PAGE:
To combat this on the level of the educational establishment is beyond the powers of any individual or a small group of individuals. A revolution, a complete breakdown of the social order and the construction of a new one in its place, would be needed to effect the required change of thinking. The only way to help children to form functional identities (and identities are formed, not innate, reflecting some inner essence) and prevent their developing functional mental illness is to do so from the outside of the educational establishment. Children are raised in and by culture, a process consisting of numerous specific processes, interrelated in numerous distinctive ways: the family process, the educational establishment (institutional) process, religion, media, literature, and so on. Our culture, in general, does not offer us sufficient guidance in forming our identities, but some of its constituent processes do help. Formal educational institutions, that is, institutions specifically entrusted with the transmission of the dominant cultural messages, as might be expected, reinforce this cultural insufficiency and the family, which is all-important in the child’s early years, is quite likely to reflect it, because the parents are products of the culture themselves. But literature, for instance, the books we read to our children, when they are little, and books they start to read themselves, is far more heterogeneous. While most books in our bookstores would transmit dominant cultural messages (for instance, the two presuppositions inimical to the formation of a clear stable identity, mentioned above), there are some that can provide a counterweight to them. If organized into a systematic program and read at home from a very early age through kindergarten and elementary school (and, perhaps, in some kindergartens and elementary schools, where individual teachers would appreciate their benefits) such books could help children to form firm identities, which would in turn enable them to withstand the assault of contradictory messages of our secular, egalitarian, open (anomic) society and protect them from mental disease.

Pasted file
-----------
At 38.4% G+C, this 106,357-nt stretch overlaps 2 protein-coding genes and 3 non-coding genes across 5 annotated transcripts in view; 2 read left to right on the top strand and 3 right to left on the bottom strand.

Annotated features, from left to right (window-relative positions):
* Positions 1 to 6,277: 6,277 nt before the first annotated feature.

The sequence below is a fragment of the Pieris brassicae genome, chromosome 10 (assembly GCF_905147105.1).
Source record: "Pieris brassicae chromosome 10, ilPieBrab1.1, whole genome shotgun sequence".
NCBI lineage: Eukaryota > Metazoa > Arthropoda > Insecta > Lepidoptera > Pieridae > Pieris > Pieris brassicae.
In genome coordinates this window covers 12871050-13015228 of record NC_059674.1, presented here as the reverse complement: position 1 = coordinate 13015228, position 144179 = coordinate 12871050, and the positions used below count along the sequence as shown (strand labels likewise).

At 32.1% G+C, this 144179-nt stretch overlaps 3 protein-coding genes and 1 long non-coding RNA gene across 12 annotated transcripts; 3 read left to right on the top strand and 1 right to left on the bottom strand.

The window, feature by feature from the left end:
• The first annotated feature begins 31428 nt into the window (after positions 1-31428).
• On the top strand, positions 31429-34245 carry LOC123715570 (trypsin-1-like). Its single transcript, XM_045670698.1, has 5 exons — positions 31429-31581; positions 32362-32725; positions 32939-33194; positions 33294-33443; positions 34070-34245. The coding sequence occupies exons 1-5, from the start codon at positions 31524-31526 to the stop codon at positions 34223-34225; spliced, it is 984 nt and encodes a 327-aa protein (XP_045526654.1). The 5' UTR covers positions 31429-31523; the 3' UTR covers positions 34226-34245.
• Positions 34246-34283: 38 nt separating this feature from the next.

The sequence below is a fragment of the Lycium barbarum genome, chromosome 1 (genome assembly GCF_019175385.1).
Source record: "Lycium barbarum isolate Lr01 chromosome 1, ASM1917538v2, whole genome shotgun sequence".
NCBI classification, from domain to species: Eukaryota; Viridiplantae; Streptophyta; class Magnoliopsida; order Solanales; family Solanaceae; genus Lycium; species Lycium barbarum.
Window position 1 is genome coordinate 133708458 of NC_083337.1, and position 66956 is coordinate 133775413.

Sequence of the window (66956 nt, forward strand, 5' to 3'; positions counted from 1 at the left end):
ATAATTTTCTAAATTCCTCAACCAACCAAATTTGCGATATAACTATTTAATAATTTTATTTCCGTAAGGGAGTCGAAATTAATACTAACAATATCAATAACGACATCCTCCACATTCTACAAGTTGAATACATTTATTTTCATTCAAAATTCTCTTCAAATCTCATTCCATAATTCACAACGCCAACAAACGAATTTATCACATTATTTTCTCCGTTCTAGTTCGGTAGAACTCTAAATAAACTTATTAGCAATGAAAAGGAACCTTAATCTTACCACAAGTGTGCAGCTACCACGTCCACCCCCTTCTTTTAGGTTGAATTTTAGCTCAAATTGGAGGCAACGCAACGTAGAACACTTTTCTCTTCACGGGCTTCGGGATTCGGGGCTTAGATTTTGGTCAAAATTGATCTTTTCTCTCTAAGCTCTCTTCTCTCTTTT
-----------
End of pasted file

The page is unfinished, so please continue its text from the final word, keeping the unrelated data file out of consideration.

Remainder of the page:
Books that can help in the process of identity formation in an anomic society do so in a way very different from societies that simply impose identities on people in them by limiting individual experience to a particular, very limited area on the cognitive map of the socio-cultural terrain. They do this, instead, by presenting one with the picture of human behaviors, probable in open societies, distinguishing (in the manner of presentation) between right and wrong, good and evil actions, and provoking sympathy with the suffering of others and antipathy towards those who cause this suffering. The confusing reality of contemporary society is simplified, presented, underneath apparent heterogeneity of observable behaviors, as the confrontation of good and evil, defined basically as kindness vs. cruelty (intentional causing of suffering), with other behaviors and attitudes ranged in between.